The above illustration, "Blowing Bubbles," has been adapted for use here by generous permission from the artist, Cyril Rolando.

September 11, 2008

REVIEW: VERY COLD FOR MAY by William P. McGivern

Willie Garvin, he of knife-throwing fame, called it 'the flux' in one of Peter O'Donnell's terrific Modesty Blaise books. Willie was talking about coincidences that shouldn't happen, and the example he gives goes something like: Two books are published about the life of the 3rd underbutler for Queen Victoria. One book about such an obscure individual would be rare, but two? And published at the same time? Willie puts it down to 'the flux.' Something magnetic, he reckons.

Well, Willie, (that's Terence Stamp as Willie in the wretched Modesty Blaise film) here's another case of it. This past Tuesday I set my DVR to record a couple of movies (TCM is one of America's greatest cultural assets) I had never seen: Cops and Robbers and Odds Against Tomorrow. Went out to run some errands and of course (of course!) I dropped by the used bookstore. I was looking for something by James M. Cain and was happy to get a copy of 'Mildred Pierce.' I also picked up a paperback, 'Very Cold For May,' by William P. McGivern. Never heard of the guy, but the book sounded interesting and I love the 1940s-50s hardboiled stuff and I thought this might be one.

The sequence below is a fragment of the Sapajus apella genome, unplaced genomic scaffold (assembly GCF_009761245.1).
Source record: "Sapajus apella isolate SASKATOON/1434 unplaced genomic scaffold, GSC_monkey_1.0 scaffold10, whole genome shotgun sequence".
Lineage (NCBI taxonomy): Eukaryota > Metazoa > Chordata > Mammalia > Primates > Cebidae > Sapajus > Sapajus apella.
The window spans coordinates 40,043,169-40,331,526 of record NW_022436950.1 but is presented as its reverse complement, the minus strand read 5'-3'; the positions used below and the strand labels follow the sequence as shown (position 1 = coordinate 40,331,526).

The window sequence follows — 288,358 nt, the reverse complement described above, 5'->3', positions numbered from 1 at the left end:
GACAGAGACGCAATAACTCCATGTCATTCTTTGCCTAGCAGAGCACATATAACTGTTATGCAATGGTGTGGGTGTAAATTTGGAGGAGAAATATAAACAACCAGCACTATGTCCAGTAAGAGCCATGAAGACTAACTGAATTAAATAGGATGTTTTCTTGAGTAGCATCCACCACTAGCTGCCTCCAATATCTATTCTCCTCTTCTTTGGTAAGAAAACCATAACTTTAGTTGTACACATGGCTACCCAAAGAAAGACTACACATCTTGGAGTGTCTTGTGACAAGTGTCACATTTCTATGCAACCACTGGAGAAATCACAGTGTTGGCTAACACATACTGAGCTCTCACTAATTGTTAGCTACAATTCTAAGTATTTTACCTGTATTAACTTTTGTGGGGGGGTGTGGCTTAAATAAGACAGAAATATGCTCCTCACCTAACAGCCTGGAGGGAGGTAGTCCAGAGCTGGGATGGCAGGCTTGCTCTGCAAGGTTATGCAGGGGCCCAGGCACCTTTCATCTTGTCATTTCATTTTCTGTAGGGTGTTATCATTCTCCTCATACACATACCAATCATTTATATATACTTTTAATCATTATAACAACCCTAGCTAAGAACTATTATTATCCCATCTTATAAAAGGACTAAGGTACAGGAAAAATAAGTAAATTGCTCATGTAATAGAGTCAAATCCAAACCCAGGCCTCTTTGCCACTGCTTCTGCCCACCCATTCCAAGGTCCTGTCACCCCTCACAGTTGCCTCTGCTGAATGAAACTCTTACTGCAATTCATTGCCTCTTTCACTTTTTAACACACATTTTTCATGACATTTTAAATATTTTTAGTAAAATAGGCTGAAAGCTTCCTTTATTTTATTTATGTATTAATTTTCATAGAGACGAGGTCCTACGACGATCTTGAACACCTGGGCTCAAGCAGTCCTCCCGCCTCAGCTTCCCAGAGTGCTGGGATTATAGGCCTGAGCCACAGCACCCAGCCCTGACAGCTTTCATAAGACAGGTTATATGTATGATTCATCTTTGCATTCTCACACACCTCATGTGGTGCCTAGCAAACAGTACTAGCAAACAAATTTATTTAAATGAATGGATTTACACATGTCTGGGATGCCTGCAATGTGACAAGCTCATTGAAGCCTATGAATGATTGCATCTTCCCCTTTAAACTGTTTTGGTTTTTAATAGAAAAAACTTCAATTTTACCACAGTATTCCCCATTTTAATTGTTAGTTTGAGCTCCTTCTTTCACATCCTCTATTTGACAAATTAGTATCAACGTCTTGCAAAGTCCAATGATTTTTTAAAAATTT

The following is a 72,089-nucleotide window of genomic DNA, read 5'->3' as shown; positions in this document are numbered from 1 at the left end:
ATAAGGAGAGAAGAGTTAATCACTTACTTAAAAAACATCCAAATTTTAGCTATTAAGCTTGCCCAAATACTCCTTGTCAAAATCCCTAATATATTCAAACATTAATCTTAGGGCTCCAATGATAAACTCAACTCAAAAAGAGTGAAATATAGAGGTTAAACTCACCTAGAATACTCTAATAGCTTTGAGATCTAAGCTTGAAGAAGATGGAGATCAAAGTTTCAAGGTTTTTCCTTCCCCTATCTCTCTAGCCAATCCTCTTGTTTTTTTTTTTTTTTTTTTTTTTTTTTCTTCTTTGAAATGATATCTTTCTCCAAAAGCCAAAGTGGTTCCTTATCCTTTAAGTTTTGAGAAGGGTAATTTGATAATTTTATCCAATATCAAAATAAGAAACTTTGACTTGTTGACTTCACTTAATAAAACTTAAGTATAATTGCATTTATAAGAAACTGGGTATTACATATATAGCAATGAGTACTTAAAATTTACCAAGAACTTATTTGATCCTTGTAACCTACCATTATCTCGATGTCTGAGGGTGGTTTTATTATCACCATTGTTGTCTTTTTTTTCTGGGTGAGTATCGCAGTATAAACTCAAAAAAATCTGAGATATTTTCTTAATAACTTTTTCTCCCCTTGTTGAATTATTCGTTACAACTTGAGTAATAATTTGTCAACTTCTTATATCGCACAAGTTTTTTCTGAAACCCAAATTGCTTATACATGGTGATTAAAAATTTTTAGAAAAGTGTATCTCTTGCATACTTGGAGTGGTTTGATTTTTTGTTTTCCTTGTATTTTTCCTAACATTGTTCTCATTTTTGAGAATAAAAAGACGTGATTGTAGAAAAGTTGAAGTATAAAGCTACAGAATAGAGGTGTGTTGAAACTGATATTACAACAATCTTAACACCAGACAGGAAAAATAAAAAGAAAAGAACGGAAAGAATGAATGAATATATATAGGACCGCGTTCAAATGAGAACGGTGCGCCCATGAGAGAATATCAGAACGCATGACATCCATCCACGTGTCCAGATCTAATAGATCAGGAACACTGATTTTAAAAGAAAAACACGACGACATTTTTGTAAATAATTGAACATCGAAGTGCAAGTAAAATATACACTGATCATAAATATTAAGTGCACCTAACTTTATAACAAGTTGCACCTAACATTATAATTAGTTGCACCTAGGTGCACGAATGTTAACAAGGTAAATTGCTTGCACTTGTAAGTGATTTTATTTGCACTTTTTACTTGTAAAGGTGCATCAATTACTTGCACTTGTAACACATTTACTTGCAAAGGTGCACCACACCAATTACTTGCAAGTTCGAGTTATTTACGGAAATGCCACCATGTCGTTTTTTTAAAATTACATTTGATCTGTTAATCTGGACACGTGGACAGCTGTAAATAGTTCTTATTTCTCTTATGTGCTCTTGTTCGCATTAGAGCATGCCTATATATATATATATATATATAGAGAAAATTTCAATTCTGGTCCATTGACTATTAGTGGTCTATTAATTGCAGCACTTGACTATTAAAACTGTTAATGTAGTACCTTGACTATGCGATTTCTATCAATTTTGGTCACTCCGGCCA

So yesterday, I sit down to watch my movies and whaddaya know? Guess who wrote the novel that was the basis for the noir 'Odds Against Tomorrow?' Yeah, this McGivern dude. So okay, now I have to research the guy a little more. Turns out he wrote more than 20 novels, mostly crime fiction, and three of his books became films, including 'The Big Heat' (starred Glenn Ford) which won an Edgar for Best Motion Picture. So there's another movie I need to see. And the John Wayne film, 'Brannigan,' which I saw more years ago than I like to remember. And McGivern also wrote a big ol' heap of scripts for TV: Kojak; Banyon; O'Hara, US Treasury; Adam-12; Ben Casey; Slattery's People; the list just goes on and on. So before I even open the book I know the guy has some serious credentials. Didn't one of my favorite, maybe my very favorite, crime fiction writers start off writing for TV? You know who I mean. Robert Crais.